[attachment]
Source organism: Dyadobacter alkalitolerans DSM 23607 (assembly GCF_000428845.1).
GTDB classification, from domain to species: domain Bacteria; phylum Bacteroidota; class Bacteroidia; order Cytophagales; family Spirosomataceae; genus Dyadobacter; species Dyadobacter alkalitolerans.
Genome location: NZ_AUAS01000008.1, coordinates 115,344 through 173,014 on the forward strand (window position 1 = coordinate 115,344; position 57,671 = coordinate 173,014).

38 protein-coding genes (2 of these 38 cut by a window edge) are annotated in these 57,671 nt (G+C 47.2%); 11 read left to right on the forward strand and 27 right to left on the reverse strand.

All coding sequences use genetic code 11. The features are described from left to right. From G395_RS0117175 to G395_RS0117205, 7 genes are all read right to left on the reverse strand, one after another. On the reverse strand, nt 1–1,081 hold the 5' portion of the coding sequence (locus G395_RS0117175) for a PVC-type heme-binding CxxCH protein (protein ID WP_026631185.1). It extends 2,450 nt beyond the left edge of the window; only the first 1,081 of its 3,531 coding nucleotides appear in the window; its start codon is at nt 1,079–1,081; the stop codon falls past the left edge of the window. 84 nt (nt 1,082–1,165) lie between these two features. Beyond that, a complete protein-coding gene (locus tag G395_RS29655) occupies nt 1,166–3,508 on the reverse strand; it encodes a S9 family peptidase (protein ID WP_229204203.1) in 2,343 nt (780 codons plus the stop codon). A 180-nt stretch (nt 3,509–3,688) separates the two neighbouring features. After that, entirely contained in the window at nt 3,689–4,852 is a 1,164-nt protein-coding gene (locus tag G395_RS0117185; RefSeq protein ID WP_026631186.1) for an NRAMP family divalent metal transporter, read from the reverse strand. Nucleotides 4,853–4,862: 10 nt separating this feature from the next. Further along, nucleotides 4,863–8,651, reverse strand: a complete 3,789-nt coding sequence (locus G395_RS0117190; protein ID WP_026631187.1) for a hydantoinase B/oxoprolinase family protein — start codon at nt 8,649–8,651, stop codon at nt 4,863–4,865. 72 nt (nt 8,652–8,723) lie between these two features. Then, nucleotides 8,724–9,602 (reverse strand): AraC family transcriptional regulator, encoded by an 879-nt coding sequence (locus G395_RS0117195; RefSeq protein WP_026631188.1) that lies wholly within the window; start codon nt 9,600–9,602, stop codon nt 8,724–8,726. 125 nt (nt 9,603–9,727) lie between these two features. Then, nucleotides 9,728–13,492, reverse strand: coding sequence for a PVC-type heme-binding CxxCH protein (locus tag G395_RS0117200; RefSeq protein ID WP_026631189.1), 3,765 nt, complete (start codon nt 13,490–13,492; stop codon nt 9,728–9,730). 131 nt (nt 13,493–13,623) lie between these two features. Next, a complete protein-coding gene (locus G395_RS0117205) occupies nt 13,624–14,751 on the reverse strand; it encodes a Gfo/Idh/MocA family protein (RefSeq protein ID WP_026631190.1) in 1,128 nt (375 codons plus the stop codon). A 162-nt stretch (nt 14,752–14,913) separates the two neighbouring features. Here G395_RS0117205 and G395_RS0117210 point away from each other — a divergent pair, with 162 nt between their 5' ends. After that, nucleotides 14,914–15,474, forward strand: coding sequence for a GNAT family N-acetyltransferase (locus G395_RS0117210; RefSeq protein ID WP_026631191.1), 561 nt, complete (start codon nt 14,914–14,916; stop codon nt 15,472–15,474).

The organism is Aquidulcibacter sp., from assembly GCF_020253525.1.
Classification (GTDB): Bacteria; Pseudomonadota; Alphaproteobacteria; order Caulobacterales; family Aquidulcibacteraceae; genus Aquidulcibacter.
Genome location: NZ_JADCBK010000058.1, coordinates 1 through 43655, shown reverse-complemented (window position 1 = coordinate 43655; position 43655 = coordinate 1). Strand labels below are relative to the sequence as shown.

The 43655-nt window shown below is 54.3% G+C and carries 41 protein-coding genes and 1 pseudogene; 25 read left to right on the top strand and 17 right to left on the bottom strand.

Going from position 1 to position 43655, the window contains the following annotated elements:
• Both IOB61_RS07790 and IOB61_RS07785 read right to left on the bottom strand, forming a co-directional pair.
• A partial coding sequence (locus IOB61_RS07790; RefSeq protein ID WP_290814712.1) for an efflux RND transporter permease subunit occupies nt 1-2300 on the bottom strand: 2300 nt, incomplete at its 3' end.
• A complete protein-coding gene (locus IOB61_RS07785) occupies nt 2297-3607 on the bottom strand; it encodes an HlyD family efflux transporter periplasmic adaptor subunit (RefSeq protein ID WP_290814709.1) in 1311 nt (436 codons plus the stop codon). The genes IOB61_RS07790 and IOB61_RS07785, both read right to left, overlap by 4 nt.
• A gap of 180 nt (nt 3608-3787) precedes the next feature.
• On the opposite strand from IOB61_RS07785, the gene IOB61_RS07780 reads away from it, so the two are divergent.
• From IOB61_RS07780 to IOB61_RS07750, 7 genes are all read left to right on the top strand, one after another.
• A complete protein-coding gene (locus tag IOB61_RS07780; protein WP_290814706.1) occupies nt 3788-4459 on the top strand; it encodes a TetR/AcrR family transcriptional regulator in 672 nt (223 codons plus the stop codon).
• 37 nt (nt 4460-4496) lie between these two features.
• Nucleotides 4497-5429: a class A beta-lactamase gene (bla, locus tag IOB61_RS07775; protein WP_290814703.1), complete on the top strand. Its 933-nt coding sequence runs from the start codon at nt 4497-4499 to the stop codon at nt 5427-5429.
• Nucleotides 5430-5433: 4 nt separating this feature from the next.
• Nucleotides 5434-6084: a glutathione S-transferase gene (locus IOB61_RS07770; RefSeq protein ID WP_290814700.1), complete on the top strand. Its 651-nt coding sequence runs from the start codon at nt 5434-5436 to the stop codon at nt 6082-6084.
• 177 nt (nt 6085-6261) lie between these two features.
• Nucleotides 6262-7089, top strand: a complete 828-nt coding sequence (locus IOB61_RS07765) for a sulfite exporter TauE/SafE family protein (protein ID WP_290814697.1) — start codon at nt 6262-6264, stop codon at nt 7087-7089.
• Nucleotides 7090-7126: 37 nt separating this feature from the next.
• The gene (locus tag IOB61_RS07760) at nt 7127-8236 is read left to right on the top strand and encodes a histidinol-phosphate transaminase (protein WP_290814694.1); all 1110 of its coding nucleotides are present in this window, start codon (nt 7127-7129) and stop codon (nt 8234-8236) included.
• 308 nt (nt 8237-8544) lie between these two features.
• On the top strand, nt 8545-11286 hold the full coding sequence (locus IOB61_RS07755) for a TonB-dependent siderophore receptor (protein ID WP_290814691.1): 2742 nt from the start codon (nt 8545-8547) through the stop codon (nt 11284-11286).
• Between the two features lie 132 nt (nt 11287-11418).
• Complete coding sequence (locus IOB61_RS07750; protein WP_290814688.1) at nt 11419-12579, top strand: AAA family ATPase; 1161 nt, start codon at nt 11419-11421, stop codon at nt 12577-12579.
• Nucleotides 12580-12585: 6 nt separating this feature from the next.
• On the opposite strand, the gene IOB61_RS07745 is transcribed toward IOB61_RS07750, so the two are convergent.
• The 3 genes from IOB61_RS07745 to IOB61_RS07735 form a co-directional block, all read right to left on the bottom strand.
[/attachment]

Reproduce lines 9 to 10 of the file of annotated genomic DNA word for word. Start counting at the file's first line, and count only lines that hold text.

The 43655-nt window shown below is 54.3% G+C and carries 41 protein-coding genes and 1 pseudogene; 25 read left to right on the top strand and 17 right to left on the bottom strand.

Going from position 1 to position 43655, the window contains the following annotated elements: